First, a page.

Recovery assessment of a refined-oil impacted and fire ravaged mangrove ecosystem
Document Type: Journal
Author(s): A. A. Otitoloju ; T. Are ; K. A. Junaid
Publication Year: 2007

Cataloging Information

  • Africa
  • Atlas cove
  • distribution
  • ecosystem dynamics
  • fire injuries (plants)
  • fire management
  • human caused fires
  • land use
  • macrobenthos
  • mangrove
  • Nigeria
  • petroleum products
  • pollution
  • recovery assessment
  • species diversity
  • International
Record Maintained By:
Record Last Modified: June 1, 2018
FRAMES Record Number: 48217
Tall Timbers Record Number: 24297
TTRS Location Status: In-file
TTRS Call Number: Fire File
TTRS Abstract Status: Okay, Fair use, Reproduced by permission

This bibliographic record was either created or modified by the Tall Timbers Research Station and Land Conservancy and is provided without charge to promote research and education in Fire Ecology. The E.V. Komarek Fire Ecology Database is the intellectual property of the Tall Timbers Research Station and Land Conservancy.


An assessment of the diversity and abundance of macrobenthic community in a refined-oil (petrol) impacted and fire-ravaged mangrove ecosystem within the vicinity of a marine receipt terminal facility (Atlas Cove) serving as a distribution and pump station for refined products was carried out. The mangrove ecosystem was subjected to massive petrol spillage from a leaking pipeline and eventual fire outbreak. Following rehabilitation activities, a recovery assessment of the impacted ecosystem was carried out. The field surveys revealed that the petrol leakage and fire outbreak resulted in a near complete destruction of the mangrove ecosystem around the Atlas Cove depot, with macrobenthic species diversity index ranging between 0-0.4, compared to 0.78-0.87 in the control stations. The dominant early arrivals or colonizers of the impacted stations areas were Clibanarius africanus and Callinectes amnicola. Early signs of recovery of the impacted area were observed within about two and a half (2 1/2) to three (3) months, based on diversity and abundance indices respectively. The period of early signs of recovery also coincide with an observed reduction in the total hydrocarbon content (THC) levels in the sediment collected from the impacted stations by about nine folds from 3.67 mg/kg to 0.42 mg/kg within 3 months. Despite the apparent signs of recovery, the need for long-term monitoring of the impacted stations was discussed. © Springer Science + Business Media B.V. 2006.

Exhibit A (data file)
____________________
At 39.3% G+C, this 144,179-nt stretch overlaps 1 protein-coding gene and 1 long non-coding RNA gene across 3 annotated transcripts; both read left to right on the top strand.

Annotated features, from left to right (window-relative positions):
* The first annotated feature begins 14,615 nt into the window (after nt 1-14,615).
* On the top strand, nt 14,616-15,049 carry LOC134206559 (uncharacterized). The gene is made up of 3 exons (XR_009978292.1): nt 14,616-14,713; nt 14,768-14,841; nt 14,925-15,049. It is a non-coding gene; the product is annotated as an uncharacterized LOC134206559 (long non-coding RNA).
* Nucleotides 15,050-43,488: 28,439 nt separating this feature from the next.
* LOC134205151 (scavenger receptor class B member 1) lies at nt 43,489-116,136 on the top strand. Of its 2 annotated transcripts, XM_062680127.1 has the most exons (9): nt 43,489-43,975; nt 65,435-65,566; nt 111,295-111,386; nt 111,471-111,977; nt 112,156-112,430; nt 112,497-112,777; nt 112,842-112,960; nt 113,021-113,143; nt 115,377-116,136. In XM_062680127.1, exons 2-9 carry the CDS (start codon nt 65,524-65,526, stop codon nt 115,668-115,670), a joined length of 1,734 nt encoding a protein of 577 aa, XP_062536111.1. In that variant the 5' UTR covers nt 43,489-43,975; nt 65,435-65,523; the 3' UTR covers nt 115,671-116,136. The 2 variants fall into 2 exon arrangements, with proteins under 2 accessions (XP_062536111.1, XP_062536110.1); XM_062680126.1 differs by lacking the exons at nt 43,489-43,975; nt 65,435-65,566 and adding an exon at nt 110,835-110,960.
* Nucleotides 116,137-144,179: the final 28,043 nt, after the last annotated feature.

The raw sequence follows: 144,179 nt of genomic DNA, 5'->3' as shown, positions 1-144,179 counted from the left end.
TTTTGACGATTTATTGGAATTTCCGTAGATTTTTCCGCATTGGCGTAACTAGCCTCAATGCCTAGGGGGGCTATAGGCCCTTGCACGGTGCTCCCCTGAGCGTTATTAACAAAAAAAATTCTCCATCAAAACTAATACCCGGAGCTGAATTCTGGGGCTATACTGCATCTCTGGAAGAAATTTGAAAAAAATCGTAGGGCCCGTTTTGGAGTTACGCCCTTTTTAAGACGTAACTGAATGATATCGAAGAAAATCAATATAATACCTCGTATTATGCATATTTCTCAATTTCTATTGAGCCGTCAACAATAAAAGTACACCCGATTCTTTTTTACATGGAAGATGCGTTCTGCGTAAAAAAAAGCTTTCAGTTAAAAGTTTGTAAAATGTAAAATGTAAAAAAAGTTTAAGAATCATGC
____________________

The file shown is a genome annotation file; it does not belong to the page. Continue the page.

Otitoloju, A. A., T. Are, and K. A. Junaid. 2007. Recovery assessment of a refined-oil impacted and fire ravaged mangrove ecosystem. Environmental Monitoring and Assessment, v. 127, no. 1-3, p. 353-362. 10.1007/s10661-006-9285-7.